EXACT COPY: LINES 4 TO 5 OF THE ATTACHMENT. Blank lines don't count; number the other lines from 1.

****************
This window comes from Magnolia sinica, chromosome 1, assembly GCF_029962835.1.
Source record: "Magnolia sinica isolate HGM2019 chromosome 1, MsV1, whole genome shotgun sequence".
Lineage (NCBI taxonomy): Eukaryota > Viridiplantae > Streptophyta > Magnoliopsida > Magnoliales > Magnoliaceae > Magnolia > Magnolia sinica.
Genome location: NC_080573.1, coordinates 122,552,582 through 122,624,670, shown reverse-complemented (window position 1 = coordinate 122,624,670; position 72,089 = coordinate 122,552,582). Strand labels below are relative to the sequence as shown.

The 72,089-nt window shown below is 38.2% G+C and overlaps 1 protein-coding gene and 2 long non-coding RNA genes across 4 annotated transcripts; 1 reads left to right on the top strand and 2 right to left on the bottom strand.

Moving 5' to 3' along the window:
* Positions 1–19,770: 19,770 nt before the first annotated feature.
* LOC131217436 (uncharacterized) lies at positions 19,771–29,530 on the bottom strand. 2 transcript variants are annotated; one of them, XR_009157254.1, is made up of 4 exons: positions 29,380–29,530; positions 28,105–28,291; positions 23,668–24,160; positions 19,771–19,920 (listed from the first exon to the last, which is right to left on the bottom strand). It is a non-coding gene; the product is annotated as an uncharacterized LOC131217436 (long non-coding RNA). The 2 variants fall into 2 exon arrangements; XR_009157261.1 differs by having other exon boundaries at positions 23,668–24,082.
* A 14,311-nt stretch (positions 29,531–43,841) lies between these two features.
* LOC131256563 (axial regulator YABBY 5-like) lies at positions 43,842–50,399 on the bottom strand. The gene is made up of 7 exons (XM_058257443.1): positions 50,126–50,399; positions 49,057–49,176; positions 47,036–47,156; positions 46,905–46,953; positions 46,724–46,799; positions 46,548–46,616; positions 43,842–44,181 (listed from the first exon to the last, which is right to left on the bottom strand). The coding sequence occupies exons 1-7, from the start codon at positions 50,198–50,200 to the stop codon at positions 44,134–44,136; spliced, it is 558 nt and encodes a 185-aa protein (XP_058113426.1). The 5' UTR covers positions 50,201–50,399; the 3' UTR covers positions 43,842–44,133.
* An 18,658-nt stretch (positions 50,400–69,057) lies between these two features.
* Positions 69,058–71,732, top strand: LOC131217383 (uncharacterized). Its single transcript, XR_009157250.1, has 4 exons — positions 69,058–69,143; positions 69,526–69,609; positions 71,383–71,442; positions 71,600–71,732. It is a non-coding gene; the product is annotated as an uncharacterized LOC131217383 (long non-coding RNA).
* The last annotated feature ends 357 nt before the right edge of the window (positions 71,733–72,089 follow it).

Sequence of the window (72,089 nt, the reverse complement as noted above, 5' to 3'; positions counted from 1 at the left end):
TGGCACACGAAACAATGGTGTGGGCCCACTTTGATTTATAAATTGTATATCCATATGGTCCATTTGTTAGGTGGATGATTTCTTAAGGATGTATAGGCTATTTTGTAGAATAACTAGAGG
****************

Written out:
Genome location: NC_080573.1, coordinates 122,552,582 through 122,624,670, shown reverse-complemented (window position 1 = coordinate 122,624,670; position 72,089 = coordinate 122,552,582). Strand labels below are relative to the sequence as shown.

The 72,089-nt window shown below is 38.2% G+C and overlaps 1 protein-coding gene and 2 long non-coding RNA genes across 4 annotated transcripts; 1 reads left to right on the top strand and 2 right to left on the bottom strand.